The Jeopardy Syndrome Has Taken Over Education
Education is a hot topic in the media, with as many solutions as seem to be available in the creative mind.
Rarely does a day go by that someone doesn’t do a piece on how education could be improved. We all seem to have the answers, without developing the question. That’s why I call it the “Jeopardy Syndrome” — creating the question to match the answer, as they do on that quiz show. We see solutions such as longer school days, a longer school year, better teachers, and a focus on standardized testing, and the list goes forward.
During my 41 years in education as a teacher/coach, department head and administrator, I have witnessed multiple changes, with the outcome designed to improve the education of our children. I have seen walls taken down for the open concept, changes in the curriculum, and leadership development programs to give our schools direction.
How can we develop all the answers without knowing what we are trying to improve?
Part of the problem is the resistance to change.
Everyone seems to want change, but what I hear them saying is they want you to change, not them. As soon as change is presented, walls go up, minds close and everything stays the same, which sounds a great deal like our government at times.
What I would be proposing is a group of people from various backgrounds to join forces to create the question, “What does it mean to be educated in the United Stated in 2011?”
Naturally we think classroom productivity, but is it that simple? Often we think a college education is the answer; yet who will be the plumbers, and the electricians? Who will care for the elderly, build our roads and repair our roofs? Is it as simple as informational consumption, or have we forgotten many aspects about education that are equally important, if not more so?
Our curriculum includes teaching about the parts of our body and safe sex, but have we spent time on relationships, and on how to deal with people? Do we spend time on personal integrity? If we look at the young people in areas where large sums of money are awarded by developing skills in athletics, movie productions or the music industry, only to see these celebrities on the front page because of a lack of character education that would enable them to handle such fame, who is really at blame?
Even the lottery winners seem to lack the necessary skills to handle such a giant change in wealth. Is money driving the educational changes? President Obama, in his State of the Union Address, stated that our children should attend college so they can get the “best” jobs. By the best jobs, does he mean the ones that make a lot of money? Is happiness in life even considered? Is our drive for greed steering the educational ship?
We speak about education as a goal to achieve, to win the game. The goal is often set by a handful of adults who create standardized tests. They determine where the goal line is placed; our job is to make sure the children cross it. We the adults make it clear second place is not acceptable and the United States must be on top.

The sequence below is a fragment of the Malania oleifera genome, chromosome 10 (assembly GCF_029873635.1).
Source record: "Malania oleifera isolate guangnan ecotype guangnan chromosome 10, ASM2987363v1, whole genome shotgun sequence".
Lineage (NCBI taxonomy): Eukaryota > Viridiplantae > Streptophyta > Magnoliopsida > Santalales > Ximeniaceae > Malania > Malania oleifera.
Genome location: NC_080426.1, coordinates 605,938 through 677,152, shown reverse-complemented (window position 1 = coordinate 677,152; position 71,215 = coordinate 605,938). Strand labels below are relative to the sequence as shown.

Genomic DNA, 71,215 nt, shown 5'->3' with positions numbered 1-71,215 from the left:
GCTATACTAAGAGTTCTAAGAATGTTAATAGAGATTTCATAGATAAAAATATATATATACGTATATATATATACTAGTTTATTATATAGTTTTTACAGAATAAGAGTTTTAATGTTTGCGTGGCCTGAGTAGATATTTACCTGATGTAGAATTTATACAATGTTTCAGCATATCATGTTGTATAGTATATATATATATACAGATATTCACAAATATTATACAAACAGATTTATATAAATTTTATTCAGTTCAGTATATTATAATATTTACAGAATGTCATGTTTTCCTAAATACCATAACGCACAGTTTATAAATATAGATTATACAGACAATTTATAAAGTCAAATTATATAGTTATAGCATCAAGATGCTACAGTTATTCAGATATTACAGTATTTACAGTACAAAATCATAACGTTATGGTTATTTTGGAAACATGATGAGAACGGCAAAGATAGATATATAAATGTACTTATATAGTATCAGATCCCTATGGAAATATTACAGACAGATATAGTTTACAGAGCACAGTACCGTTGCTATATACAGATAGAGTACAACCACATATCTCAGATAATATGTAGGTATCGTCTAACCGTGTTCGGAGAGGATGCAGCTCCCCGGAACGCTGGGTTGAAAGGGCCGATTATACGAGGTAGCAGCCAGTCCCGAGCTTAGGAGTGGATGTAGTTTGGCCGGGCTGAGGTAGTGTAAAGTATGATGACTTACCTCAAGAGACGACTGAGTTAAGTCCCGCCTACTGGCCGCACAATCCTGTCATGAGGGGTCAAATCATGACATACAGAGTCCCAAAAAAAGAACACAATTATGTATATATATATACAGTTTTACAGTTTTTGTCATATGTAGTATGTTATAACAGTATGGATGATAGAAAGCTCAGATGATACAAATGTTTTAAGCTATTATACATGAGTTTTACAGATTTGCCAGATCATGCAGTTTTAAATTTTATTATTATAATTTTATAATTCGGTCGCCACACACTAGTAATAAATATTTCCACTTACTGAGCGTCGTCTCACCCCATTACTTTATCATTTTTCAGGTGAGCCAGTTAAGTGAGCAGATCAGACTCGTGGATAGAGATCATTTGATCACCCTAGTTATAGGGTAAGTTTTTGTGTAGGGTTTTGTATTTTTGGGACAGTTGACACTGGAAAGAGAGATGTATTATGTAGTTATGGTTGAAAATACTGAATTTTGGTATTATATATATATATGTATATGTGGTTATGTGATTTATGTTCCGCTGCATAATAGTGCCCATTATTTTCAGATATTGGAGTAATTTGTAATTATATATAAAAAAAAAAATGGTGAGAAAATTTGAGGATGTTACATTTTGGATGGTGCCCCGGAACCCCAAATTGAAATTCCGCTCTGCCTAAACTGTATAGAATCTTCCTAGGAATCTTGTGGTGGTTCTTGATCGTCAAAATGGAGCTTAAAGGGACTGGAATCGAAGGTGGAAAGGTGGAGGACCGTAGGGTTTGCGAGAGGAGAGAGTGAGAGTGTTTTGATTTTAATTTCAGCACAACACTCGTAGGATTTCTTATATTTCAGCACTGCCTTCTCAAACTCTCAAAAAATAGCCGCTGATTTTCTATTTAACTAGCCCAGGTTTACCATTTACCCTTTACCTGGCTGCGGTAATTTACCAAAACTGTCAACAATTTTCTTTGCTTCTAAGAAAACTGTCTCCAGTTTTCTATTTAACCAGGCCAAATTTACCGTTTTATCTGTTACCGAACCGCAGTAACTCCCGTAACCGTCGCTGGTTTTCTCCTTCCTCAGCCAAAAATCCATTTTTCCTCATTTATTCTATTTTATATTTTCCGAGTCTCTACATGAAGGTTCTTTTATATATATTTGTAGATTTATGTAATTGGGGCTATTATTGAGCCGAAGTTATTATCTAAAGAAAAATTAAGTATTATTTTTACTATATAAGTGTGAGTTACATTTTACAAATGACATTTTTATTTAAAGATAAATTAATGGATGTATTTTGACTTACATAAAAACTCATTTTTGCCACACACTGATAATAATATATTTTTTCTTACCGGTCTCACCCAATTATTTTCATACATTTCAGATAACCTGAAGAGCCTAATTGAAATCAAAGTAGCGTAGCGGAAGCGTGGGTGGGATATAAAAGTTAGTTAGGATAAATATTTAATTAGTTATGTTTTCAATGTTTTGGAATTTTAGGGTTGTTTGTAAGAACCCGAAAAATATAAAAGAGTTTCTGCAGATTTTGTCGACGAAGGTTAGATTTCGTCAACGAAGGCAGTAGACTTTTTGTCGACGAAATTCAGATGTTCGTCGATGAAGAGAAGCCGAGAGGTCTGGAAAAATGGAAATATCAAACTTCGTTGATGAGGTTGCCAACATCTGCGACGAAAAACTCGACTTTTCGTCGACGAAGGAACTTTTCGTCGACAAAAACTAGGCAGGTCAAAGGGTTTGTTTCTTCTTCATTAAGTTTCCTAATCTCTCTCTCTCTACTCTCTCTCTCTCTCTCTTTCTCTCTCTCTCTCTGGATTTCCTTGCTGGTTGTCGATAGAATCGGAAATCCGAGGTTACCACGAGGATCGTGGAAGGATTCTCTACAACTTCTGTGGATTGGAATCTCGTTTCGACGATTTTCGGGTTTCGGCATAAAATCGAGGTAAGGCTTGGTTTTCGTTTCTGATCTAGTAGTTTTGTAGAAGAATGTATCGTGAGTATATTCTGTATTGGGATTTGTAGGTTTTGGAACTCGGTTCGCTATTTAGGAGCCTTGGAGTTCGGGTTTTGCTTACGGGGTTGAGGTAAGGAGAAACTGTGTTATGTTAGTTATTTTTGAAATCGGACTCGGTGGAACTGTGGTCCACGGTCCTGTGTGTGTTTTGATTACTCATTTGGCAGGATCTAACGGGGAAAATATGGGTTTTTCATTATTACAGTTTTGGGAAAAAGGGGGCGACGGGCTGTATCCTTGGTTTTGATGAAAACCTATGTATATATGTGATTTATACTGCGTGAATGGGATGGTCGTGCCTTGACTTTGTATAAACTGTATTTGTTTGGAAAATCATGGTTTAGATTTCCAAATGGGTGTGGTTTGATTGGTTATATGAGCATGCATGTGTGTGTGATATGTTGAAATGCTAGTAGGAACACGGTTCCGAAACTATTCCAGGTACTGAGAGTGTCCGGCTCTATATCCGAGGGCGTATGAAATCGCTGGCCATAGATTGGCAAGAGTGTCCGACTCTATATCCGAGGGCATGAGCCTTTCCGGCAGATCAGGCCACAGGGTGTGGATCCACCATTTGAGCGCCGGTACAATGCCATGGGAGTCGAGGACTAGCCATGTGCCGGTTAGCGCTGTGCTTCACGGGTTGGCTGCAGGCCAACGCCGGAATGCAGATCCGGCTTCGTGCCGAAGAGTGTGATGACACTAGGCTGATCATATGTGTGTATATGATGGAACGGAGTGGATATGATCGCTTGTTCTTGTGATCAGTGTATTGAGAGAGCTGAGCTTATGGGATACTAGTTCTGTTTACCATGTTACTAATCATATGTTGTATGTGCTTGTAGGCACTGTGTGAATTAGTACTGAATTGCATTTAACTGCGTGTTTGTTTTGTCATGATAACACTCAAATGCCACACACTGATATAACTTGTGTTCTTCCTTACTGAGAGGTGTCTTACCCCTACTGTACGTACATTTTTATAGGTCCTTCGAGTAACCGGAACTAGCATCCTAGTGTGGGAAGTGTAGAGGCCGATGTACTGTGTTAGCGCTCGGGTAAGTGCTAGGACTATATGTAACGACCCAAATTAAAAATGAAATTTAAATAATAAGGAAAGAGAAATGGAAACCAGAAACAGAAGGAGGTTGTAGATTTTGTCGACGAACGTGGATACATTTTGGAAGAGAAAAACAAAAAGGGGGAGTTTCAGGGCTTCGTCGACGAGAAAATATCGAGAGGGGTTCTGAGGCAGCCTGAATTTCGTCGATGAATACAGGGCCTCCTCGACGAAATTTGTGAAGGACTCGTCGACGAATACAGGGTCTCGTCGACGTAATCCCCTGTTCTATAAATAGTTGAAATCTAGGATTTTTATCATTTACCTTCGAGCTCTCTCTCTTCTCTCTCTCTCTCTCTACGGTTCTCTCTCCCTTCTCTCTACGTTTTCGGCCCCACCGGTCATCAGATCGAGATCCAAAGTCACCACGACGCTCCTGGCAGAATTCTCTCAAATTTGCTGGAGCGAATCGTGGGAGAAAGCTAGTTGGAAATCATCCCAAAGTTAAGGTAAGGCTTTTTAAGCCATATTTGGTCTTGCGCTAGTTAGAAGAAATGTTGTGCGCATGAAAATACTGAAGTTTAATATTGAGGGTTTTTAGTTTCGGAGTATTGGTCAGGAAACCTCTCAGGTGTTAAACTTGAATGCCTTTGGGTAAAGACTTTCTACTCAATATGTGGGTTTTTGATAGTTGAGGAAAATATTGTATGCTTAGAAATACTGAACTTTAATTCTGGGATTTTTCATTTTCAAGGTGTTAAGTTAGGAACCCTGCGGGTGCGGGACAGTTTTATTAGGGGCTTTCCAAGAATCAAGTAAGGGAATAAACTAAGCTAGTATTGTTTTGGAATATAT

Education is a lifelong process, and the focus of many educators has faded under pressure. Being responsible for almost all aspects of learning, while feeling alone in this arena where the charging bull takes many forms, has caused educators to lose the joy for making the decision to become a teacher.
When young people see the joy in learning, I see healthy, well-adjusted, enjoyable children. When learning becomes competitive to an unhealthy point, I see children cheating, lying, plagiarizing and stressed to the point of committing violent acts and eventually quitting. The parents of these children are torn between winning and loving.
Because we have many different definitions for being educated, we have many different styles of schools — each created to give the children some type of perceived advantage. We will always be reaching for the unreachable because the goal has yet to be defined.
If water is flooding your home and the plumber comes and repairs the problem, then goes back home to a loving family, has outstanding integrity and is a positive force in his community, is the plumber educated? When Obama made the earlier statement, in essence he told approximately 70 percent of the American people, your job has little value because you have not received that piece of paper, a university diploma.
I believe there are common skills to recognize in an educated person. You could probably add to this list. The ability to communicate effectively, problem-solving skills, creative thinking, and personal integrity are just a few. The Hyde School, in Maine, operates on the premise that if you teach students values such as courage, integrity, leadership, curiosity and concern, then academic achievement naturally flows.
The Jeopardy method of having the answer, then creating the question to match the answer, only works for a television show.
Michael Wyman, who has homes in Pinehurst and Venice, Fla., has 41 years of experience in education, having spent most of his career as a principal/headmaster. He now works as a consultant for educational institutions.
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